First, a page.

One proposal that is gaining some attention, if not yet any adherents, is to eliminate the four-part test, expand the category of exempt institutions, and to permit women who work at such exempt institutions to get access to the coverage their insurance plans lack at the local exchanges the ACA sets up. The government would pay for the additional coverage. This would appeal to the Catholic Church because it completely removes them from any cooperation with the mandate. It would appeal to abortion rights groups who would achieve universal access to free contraception for all women. The difficulty would be getting Republicans in Congress to agree to additional federal money to pay for the coverage, but perhaps, after November, if Republicans are sincerely worried about religious liberty, they could be persuaded to pony up what would be a relatively small amount of federal dollars to achieve a workable solution.

For now, it is doubtful that Congress can achieve any kind of consensus on this, or any other, issue during an election year. The White House, with its boisterous polling numbers among swing-voting, affluent, suburban women, has precisely no reason to seek a further accommodation before the election. There are a variety of concerns that voters rate higher than the HHS mandate, and elections are difficult to predict and also difficult to interpret. And yet, Catholic voters—while not a monolithic group by any means—are regularly determined to be a powerful swing vote, backing George W. Bush by 5 points in 2004 and Obama by 8 points in 2008. It is difficult to see how Democrats can win back key House districts, largely populated by culturally conservative Catholics, such as Michigan’s First District, a seat long held by Rep. Bart Stupak, without some kind of solution. Some bishops have cavalierly threatened they will close down Catholic ministries rather than comply, but that is scarcely an option for more level-headed bishops. The Catholic Church has not survived for 2,000 years by cutting of its nose to spite its face. But, to find a solution, all sides need to stop digging themselves into ever-deeper holes, tone down the rhetoric of a “war against religion” versus a “war on women,” come to the table and negotiate in good faith. The only “win” available has to be a win for everybody.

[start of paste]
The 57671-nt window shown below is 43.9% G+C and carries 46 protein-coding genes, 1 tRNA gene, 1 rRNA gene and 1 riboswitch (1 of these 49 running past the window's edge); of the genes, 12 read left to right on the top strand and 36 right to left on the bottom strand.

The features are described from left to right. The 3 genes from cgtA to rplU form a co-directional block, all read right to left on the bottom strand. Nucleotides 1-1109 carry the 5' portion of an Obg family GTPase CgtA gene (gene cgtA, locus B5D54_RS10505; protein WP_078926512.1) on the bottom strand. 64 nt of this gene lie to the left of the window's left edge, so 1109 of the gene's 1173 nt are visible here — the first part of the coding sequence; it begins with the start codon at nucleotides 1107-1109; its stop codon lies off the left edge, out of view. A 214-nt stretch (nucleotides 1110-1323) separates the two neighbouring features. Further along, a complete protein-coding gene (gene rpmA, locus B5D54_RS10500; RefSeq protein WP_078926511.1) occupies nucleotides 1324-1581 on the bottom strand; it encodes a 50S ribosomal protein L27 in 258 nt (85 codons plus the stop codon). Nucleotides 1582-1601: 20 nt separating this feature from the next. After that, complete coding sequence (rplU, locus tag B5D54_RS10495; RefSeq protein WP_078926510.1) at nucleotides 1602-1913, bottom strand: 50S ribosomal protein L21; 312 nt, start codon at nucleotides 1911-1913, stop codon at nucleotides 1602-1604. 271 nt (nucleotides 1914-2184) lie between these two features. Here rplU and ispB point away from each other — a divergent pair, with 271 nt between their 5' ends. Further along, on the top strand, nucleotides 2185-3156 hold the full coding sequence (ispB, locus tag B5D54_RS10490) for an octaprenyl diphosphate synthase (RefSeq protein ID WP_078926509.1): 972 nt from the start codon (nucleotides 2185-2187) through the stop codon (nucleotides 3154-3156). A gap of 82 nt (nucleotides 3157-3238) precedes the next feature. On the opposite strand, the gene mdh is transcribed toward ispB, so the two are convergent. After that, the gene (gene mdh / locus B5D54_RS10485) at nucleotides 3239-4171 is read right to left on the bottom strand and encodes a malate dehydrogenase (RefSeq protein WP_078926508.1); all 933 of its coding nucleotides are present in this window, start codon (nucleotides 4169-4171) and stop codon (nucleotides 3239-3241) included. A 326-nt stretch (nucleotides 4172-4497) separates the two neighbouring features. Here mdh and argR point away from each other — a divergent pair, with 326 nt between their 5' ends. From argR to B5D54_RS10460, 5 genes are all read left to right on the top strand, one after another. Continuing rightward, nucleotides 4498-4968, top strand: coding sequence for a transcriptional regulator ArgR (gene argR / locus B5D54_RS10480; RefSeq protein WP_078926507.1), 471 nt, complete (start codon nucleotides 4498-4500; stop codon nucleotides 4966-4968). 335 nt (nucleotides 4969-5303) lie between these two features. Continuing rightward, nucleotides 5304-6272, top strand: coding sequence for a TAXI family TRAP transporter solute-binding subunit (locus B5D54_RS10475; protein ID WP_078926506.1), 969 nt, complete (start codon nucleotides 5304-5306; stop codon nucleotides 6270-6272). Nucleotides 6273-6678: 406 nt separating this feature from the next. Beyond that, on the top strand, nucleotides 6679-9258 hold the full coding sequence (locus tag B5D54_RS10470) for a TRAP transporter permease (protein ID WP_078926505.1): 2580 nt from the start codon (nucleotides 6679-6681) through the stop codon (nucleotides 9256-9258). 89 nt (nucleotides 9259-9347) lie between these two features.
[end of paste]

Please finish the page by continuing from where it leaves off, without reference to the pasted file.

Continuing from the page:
Michael Sean Winters is a regular contributor to the National Catholic Reporter and The Tablet (London). His latest book is God’s Right Hand: How Jerry Falwell Made God a Republican and Baptized the Religious Right. He serves on the editorial advisory board of Religion & Politics.